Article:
Amnesty criticizes expulsions
The human rights organization, Amnesty in Sweden, criticizes the Swedish government for deporting 26 Romani people with Romanian citizenship earlier this year. Amnesty claims it is discrimination since the EU-citizens were deported for begging on the streets, which is not forbidden. The police suspected they were victims of human trafficking, which could not be proven.

20 foreign wolfs to be planted in 10 counties
Foreign wolves can genetically strengthen the Swedish wolf population—without sacrificing good disease control and animal welfare. This is the belief of Swedish conservation authorities, who now give their go-ahead for the placing of 20 animals in a total of 10 Swedish counties. These counties are Västra Götaland, Värmland, Örebro, Västmanland, Dalarna and Gävleborg, Stockholm, Uppsala, Södermanland and Östergötland—all counties where wolves already live. This is done to prevent inbreeding of the Swedish wolf population.

Book about the King to be exported
Few books have created a debate such as the one seen in Sweden after the publication of “Carl XVI Gustaf—Den Motvillige Monarken” by Thomas Sjöberg, Deanne Rauscher and Tove Meyer. “It’s the fastest selling book since the first Harry Potter book came out,” says publisher Kristoffer Lind. The book was published in early November and has already been printed in three editions, totalling 84,000 copies. More than 70,000 copies have been sold in Sweden, and sales are expected to increase. Literary agent Maria Enberg now says the rights are sold to both Germany and Estonia. “It’s under way in Norway, too. But the interest is especially strong in Germany,” she adds. Both the author, Thomas Sjöberg, and one of the women that the King supposedly had an intimate affair with, have been interviewed on German television, and the German newspaper Das Neue has bought the rights to publish excerpts from the book in ten articles. The book will be published in Germany in January. “It’s been said that the German market is about ten times as big as the Swedish, which means we ought to sell 700,000 books,” says Enberg. “Now I don’t think we will do that, but I think we will sell very, very well.”

Queen Silvia on Nobel gowns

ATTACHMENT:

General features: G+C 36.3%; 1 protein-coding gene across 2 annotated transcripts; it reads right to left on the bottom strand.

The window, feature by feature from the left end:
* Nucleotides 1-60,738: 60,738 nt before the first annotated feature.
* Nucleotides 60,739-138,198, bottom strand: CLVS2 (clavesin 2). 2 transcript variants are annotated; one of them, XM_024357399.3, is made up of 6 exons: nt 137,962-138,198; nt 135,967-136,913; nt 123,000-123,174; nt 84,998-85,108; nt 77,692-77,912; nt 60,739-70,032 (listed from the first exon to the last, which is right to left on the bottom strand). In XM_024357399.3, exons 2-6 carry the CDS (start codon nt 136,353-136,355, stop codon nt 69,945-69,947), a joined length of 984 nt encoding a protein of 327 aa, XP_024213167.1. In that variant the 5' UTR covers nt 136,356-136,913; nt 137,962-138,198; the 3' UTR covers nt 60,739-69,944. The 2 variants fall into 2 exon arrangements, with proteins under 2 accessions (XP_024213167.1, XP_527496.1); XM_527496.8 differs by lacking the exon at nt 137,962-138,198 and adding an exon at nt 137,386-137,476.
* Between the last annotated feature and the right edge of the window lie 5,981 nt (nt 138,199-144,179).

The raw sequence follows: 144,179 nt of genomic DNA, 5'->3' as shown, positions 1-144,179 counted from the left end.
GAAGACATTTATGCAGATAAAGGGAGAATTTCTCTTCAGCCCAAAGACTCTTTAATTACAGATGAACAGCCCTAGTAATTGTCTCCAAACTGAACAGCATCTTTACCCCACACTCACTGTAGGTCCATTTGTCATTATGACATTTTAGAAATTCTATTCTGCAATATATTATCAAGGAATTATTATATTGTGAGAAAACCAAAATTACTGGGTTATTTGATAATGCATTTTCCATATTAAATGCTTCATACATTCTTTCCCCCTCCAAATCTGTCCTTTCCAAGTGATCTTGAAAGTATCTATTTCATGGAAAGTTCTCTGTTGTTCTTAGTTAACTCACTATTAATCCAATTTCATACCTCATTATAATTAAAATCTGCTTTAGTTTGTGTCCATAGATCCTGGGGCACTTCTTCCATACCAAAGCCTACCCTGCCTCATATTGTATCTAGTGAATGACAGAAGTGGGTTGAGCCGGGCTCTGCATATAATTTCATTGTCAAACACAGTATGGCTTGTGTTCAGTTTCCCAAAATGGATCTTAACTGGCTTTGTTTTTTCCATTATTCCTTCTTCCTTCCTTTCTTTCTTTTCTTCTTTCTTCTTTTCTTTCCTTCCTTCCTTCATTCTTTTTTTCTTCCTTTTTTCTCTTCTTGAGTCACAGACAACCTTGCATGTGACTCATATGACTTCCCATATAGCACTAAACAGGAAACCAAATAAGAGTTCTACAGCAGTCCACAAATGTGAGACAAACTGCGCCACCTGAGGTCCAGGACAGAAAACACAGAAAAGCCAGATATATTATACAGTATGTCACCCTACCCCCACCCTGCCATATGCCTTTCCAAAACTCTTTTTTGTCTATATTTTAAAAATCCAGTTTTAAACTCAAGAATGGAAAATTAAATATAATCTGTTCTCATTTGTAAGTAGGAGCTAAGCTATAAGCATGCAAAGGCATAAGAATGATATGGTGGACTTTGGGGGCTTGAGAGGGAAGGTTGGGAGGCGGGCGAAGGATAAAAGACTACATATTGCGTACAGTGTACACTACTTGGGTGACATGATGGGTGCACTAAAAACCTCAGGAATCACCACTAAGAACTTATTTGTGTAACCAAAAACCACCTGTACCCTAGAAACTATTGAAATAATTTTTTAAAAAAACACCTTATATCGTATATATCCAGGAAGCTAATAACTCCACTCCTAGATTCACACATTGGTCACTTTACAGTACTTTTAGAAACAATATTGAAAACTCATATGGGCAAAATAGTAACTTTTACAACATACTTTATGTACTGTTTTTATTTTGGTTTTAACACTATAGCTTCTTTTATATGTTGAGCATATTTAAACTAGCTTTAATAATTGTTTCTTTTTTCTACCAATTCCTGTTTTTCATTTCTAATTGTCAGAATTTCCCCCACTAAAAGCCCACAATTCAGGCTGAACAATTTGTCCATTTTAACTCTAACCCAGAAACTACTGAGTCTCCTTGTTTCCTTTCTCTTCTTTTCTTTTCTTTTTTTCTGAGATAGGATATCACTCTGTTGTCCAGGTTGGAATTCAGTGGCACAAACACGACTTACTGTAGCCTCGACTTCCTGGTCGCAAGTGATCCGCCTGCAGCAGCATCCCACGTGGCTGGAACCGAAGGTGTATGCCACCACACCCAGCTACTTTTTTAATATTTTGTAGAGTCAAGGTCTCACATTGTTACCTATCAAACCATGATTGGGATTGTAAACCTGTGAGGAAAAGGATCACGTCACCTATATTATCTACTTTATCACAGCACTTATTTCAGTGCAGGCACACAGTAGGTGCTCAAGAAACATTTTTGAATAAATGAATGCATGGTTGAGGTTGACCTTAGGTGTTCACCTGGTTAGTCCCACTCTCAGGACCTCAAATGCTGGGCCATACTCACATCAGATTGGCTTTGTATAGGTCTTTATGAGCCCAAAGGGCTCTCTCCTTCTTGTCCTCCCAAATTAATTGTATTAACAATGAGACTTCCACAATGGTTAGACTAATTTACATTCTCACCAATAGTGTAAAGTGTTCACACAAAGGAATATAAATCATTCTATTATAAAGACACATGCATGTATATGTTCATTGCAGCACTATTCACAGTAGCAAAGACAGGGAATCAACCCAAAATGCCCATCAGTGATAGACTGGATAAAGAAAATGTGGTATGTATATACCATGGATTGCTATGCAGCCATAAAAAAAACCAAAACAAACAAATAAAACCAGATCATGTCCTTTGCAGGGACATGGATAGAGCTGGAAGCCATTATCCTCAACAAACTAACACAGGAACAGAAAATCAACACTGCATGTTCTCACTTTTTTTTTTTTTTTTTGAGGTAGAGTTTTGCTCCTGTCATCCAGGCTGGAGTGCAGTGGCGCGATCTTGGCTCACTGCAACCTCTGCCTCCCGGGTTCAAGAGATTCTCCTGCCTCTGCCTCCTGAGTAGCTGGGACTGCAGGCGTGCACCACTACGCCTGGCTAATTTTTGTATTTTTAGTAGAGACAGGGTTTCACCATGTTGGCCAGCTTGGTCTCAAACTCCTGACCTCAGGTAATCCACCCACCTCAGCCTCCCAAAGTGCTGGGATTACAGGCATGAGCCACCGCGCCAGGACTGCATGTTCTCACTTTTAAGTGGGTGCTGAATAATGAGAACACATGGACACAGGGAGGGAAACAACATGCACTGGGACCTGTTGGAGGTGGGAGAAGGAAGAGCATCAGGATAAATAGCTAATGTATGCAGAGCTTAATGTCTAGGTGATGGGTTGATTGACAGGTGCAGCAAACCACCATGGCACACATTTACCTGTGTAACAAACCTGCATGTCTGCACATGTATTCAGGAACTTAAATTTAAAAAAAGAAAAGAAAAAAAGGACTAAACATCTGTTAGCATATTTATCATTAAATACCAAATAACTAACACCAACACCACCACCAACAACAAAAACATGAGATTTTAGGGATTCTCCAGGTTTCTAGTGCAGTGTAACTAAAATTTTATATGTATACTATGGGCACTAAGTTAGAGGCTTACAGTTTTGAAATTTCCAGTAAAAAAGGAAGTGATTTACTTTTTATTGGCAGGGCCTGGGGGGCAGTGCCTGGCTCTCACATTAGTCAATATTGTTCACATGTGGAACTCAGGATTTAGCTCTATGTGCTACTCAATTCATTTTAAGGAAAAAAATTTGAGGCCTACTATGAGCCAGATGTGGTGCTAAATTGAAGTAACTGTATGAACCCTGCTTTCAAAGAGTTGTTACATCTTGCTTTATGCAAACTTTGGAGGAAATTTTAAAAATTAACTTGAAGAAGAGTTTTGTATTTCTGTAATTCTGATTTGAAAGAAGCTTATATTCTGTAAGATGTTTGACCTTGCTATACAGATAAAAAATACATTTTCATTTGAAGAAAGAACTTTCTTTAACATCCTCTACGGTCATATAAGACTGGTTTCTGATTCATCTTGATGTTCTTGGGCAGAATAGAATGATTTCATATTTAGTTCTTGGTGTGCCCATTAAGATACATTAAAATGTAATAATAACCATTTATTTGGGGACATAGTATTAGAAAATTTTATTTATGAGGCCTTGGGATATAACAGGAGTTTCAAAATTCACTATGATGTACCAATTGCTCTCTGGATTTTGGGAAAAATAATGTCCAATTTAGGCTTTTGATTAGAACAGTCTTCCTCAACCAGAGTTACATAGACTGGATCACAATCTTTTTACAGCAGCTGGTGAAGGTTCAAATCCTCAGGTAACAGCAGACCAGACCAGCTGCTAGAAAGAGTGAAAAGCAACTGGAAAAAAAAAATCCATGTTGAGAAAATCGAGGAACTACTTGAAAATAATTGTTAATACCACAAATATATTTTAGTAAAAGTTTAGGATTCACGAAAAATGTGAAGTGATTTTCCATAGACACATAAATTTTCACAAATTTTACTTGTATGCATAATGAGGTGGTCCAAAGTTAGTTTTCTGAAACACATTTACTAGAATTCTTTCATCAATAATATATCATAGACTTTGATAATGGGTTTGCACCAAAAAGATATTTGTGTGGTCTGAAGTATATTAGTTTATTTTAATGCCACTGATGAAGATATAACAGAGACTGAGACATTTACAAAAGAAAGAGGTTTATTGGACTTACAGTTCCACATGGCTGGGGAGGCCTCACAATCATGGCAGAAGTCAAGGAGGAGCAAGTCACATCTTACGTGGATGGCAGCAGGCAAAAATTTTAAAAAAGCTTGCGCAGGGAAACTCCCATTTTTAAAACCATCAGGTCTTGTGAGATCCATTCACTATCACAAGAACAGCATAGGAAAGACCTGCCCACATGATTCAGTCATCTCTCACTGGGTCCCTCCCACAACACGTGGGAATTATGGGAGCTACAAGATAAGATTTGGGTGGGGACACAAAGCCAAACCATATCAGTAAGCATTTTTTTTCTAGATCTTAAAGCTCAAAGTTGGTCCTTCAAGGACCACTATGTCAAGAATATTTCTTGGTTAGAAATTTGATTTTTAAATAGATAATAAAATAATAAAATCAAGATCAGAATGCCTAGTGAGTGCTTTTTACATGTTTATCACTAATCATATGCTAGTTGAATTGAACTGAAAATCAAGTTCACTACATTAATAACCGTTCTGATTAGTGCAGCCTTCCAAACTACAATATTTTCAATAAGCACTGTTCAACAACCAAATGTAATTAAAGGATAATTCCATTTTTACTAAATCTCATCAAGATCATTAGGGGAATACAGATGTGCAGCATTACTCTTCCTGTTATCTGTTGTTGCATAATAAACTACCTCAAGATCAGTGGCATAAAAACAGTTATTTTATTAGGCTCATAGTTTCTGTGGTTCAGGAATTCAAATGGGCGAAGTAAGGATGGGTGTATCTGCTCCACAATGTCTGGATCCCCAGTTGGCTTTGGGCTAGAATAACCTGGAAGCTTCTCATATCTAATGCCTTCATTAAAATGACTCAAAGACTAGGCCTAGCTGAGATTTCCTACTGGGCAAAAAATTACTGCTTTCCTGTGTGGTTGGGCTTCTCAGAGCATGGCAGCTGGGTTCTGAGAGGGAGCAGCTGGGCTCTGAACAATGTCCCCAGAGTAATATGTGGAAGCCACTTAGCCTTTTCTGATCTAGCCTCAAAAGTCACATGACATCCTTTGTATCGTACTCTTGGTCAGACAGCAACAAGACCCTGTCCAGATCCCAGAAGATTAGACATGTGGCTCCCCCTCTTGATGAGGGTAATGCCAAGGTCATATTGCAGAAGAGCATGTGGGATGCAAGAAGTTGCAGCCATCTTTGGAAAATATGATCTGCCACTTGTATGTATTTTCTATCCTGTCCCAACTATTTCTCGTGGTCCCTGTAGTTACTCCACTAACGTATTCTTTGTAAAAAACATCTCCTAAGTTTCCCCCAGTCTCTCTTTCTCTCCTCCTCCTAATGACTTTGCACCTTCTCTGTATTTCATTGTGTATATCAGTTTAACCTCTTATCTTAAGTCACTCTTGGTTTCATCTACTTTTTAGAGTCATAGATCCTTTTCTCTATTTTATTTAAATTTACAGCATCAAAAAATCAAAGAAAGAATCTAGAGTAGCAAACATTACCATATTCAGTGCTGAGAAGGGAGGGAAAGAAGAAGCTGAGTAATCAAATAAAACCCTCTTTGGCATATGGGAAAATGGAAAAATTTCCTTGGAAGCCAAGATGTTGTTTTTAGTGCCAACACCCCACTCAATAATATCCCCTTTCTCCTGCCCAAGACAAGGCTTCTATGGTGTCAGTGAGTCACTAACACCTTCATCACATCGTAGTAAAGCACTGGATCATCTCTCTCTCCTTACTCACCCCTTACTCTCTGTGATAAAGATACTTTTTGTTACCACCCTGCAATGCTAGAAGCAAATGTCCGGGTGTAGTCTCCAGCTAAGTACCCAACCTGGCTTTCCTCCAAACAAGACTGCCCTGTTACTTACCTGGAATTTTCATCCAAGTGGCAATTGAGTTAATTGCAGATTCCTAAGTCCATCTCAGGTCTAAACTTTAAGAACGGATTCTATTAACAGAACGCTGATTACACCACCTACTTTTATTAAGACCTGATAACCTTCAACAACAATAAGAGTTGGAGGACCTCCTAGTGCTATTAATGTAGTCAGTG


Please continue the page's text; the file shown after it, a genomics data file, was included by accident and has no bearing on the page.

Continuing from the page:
“I’m a bit old-fashioned, I prefer quality,” says Queen Silvia in an open-hearted interview about her Nobel gowns, which are known for their beauty and craftsmanship. Soon it’s time for the Nobel festivities, and it’s always exciting to see what the Queen is going to wear (and of course it’s just as exciting to see what the Crown Princess will wear; Princess Madeleine will be absent this year). “There’s a lot of work behind a Nobel gown,” explains Silvia. When asked how much influence she has on the creations, she laughs and says: “All, I hope! It is of course a collaboration, and I love my gowns—they are like old friends.” She says the fact that she has to carry royal orders, and their colors, has to be taken into account when designing the gowns. She also reveals that the King has excellent taste and gives her good advice. The Queen says that she, like most girls, took an early interest in fashion, and as a teenager she made her own skirts and dresses. Her gowns are handmade (“My mother always told me you should be able to turn a dress and it should be just as beautiful on the other side”) rather than machine-made. Yellow, she feels, is a favorite color: “It’s a color that I wear quite well. I’m lucky to be able to wear a lot of colors.” Interesting to note is that most of Queen Silvia’s Nobel gowns were made by Danish designer Jørgen Bender. Another fun fact is that the Queen’s waist size has not changed through the years. Fashion doesn’t dictate what she chooses: “I pick designs and fabrics that I think are beautiful and that suit me.” Two of the gowns, however, are secretly maternity gowns—a fact only she, the King and the designer (probably) were aware of!